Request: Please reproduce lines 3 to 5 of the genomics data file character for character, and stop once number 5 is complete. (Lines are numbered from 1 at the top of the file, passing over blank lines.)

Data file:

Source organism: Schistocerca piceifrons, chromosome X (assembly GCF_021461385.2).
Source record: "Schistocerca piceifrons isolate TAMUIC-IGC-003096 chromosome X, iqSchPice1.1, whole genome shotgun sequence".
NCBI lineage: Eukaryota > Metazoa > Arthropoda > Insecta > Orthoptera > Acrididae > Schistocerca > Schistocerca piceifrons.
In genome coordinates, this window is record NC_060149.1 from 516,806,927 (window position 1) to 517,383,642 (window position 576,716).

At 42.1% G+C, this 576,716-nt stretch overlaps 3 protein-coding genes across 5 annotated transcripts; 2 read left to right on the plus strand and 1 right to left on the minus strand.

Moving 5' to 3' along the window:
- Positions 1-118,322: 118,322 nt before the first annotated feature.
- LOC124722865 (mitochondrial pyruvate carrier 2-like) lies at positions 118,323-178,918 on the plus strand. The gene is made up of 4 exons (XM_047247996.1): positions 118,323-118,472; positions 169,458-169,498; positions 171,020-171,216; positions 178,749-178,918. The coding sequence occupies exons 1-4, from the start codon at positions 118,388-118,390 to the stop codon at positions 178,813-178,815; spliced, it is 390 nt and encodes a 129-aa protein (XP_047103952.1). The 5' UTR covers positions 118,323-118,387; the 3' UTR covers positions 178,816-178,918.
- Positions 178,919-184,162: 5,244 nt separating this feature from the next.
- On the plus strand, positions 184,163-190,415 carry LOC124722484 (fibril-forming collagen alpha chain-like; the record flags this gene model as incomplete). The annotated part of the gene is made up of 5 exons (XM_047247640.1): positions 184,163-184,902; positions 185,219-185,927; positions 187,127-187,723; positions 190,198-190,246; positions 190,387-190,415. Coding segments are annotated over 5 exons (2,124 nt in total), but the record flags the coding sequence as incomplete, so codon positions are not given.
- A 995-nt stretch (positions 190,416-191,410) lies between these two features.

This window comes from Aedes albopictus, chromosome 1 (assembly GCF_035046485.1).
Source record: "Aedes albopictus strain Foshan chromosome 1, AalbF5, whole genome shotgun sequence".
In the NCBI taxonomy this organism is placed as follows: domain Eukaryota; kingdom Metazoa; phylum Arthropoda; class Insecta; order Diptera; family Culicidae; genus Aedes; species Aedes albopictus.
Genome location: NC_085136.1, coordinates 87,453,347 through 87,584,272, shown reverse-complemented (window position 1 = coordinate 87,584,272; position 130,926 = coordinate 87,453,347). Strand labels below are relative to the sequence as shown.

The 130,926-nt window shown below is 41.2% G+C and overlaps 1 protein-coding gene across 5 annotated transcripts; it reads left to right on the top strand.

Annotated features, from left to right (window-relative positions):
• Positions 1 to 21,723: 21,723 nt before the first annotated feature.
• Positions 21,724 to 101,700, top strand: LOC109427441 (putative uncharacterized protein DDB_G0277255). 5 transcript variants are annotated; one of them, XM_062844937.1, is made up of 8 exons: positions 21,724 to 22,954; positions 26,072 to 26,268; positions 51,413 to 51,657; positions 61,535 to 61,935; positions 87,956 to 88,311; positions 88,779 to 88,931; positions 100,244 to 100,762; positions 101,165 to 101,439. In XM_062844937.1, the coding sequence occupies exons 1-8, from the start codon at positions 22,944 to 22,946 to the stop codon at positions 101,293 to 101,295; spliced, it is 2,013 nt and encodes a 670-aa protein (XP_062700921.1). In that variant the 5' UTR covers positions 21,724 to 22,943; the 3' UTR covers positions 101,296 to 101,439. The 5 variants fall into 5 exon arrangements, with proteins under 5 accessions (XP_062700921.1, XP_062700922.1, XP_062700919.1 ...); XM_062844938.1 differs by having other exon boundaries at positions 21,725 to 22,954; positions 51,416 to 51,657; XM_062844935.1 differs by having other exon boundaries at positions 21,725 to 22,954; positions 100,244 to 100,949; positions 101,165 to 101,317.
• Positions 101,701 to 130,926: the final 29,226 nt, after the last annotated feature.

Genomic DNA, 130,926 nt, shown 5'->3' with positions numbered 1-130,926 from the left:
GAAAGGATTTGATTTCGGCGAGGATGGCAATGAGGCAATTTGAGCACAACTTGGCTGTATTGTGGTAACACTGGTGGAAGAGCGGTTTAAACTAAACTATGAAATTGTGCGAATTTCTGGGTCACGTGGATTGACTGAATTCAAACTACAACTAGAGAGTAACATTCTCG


NCBI lineage: Eukaryota > Metazoa > Arthropoda > Insecta > Orthoptera > Acrididae > Schistocerca > Schistocerca piceifrons.
In genome coordinates, this window is record NC_060149.1 from 516,806,927 (window position 1) to 517,383,642 (window position 576,716).

At 42.1% G+C, this 576,716-nt stretch overlaps 3 protein-coding genes across 5 annotated transcripts; 2 read left to right on the plus strand and 1 right to left on the minus strand.